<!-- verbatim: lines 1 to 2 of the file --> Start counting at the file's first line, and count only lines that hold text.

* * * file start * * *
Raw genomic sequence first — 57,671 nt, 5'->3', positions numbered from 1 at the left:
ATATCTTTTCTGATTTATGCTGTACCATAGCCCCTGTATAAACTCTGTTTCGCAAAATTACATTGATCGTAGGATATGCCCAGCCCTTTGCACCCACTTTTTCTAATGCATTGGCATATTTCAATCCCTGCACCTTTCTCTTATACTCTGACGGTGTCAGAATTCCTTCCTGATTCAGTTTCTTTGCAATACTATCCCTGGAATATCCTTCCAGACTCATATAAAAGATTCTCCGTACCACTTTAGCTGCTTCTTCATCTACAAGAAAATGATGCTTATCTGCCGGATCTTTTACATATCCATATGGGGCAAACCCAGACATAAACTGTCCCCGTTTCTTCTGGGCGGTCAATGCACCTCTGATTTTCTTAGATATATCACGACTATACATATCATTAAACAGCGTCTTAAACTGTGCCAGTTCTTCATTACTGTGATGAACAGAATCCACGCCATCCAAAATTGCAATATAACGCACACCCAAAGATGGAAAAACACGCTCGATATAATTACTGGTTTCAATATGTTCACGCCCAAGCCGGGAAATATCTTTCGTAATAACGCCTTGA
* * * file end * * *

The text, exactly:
Raw genomic sequence first — 57,671 nt, 5'->3', positions numbered from 1 at the left:
ATATCTTTTCTGATTTATGCTGTACCATAGCCCCTGTATAAACTCTGTTTCGCAAAATTACATTGATCGTAGGATATGCCCAGCCCTTTGCACCCACTTTTTCTAATGCATTGGCATATTTCAATCCCTGCACCTTTCTCTTATACTCTGACGGTGTCAGAATTCCTTCCTGATTCAGTTTCTTTGCAATACTATCCCTGGAATATCCTTCCAGACTCATATAAAAGATTCTCCGTACCACTTTAGCTGCTTCTTCATCTACAAGAAAATGATGCTTATCTGCCGGATCTTTTACATATCCATATGGGGCAAACCCAGACATAAACTGTCCCCGTTTCTTCTGGGCGGTCAATGCACCTCTGATTTTCTTAGATATATCACGACTATACATATCATTAAACAGCGTCTTAAACTGTGCCAGTTCTTCATTACTGTGATGAACAGAATCCACGCCATCCAAAATTGCAATATAACGCACACCCAAAGATGGAAAAACACGCTCGATATAATTACTGGTTTCAATATGTTCACGCCCAAGCCGGGAAATATCTTTCGTAATAACGCCTTGA